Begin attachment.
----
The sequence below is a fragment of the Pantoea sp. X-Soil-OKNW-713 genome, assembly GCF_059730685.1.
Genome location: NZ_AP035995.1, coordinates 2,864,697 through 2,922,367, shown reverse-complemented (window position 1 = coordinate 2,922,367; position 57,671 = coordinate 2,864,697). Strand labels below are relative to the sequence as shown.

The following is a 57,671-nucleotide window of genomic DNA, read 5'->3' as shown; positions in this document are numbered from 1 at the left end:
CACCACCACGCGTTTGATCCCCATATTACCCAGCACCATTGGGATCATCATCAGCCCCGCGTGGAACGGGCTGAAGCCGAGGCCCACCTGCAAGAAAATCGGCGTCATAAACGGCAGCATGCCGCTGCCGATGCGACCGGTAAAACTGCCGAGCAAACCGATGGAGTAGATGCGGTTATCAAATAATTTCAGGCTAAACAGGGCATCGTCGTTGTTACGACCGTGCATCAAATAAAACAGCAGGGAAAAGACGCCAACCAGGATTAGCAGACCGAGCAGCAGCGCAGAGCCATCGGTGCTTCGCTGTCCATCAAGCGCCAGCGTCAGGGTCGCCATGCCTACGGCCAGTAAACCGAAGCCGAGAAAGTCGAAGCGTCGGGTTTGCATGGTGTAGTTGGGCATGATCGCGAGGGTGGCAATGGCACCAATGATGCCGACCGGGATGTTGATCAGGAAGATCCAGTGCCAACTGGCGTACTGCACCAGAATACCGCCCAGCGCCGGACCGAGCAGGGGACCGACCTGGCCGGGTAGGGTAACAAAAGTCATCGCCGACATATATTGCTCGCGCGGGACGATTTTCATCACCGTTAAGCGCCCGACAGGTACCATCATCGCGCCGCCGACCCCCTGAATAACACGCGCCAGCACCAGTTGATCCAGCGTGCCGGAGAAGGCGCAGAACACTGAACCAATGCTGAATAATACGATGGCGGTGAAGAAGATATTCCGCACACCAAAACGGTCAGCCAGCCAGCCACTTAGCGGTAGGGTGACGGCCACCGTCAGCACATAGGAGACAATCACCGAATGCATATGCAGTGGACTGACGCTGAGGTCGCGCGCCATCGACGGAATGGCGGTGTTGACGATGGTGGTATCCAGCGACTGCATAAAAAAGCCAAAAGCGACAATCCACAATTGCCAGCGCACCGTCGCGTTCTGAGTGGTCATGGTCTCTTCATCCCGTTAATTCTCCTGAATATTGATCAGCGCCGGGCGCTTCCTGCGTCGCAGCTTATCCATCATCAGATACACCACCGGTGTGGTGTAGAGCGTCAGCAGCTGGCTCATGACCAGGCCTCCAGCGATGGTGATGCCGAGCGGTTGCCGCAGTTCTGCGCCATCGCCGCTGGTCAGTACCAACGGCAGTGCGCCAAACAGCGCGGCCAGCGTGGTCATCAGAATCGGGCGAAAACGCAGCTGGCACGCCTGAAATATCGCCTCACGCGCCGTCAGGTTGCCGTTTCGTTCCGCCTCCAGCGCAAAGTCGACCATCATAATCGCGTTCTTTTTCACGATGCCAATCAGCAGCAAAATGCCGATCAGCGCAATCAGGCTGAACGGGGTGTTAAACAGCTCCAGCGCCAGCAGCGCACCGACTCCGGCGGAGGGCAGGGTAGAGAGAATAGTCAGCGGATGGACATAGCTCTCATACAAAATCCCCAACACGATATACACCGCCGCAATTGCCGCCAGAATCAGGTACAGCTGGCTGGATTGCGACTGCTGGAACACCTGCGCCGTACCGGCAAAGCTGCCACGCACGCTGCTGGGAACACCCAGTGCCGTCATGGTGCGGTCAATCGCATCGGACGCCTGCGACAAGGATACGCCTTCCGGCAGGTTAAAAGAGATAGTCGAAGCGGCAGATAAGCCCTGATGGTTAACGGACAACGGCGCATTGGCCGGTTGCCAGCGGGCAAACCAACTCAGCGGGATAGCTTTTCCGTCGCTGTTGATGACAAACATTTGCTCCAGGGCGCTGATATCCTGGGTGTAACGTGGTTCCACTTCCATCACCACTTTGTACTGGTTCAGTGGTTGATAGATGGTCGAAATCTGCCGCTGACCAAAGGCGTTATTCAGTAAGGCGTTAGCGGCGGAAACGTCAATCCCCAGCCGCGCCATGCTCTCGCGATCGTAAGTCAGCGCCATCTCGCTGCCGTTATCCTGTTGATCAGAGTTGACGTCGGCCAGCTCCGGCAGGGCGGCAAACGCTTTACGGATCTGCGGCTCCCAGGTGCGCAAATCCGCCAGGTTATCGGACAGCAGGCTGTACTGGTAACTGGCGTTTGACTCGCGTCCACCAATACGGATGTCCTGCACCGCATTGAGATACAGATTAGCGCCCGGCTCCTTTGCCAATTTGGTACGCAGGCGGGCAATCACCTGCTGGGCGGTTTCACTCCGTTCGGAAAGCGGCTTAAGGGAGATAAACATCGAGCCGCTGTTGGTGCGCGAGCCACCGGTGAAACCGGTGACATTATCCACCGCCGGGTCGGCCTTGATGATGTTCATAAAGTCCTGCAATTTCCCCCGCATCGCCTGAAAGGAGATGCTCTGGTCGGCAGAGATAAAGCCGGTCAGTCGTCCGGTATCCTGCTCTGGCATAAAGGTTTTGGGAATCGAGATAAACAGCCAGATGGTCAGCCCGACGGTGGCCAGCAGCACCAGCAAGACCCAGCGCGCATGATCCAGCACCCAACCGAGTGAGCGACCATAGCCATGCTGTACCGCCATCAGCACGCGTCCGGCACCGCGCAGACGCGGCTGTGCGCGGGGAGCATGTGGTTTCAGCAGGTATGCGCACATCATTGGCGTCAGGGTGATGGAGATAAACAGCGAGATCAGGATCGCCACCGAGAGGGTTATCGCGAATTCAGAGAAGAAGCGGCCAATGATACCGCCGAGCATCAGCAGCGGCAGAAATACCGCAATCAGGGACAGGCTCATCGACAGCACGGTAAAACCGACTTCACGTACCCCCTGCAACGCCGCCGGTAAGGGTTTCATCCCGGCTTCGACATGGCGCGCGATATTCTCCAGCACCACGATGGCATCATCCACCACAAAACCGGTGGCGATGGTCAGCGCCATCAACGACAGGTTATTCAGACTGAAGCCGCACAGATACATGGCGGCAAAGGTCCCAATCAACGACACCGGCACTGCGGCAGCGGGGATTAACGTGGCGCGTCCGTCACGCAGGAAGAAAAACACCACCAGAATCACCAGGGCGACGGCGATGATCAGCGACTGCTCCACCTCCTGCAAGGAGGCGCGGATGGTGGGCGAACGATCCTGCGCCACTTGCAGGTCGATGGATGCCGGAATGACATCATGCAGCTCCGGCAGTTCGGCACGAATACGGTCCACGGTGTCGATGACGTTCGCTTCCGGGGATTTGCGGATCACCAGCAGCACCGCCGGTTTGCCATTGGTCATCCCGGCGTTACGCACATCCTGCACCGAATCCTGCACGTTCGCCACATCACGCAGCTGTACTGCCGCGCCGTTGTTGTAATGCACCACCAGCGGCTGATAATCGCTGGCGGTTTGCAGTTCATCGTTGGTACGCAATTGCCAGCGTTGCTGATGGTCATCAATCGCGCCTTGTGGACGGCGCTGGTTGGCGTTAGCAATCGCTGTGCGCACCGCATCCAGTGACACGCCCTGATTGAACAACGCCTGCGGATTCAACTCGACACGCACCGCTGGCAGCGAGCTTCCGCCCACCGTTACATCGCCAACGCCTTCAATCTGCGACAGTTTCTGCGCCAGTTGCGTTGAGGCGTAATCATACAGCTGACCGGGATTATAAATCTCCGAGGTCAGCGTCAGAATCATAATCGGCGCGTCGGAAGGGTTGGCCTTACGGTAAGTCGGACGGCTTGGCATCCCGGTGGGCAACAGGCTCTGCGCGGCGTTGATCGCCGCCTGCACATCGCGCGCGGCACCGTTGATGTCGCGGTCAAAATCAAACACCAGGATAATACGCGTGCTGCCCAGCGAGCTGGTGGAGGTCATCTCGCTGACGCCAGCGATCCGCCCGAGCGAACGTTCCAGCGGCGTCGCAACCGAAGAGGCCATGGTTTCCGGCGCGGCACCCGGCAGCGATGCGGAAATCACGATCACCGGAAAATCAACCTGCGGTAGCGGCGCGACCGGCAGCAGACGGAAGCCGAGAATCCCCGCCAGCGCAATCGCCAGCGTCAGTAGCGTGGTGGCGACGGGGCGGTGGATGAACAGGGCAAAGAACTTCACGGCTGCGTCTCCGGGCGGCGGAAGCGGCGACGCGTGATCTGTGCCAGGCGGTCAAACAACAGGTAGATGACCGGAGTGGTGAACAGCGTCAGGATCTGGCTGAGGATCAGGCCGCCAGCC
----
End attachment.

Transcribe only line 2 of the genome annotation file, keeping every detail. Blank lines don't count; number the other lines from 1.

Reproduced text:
Genome location: NZ_AP035995.1, coordinates 2,864,697 through 2,922,367, shown reverse-complemented (window position 1 = coordinate 2,922,367; position 57,671 = coordinate 2,864,697). Strand labels below are relative to the sequence as shown.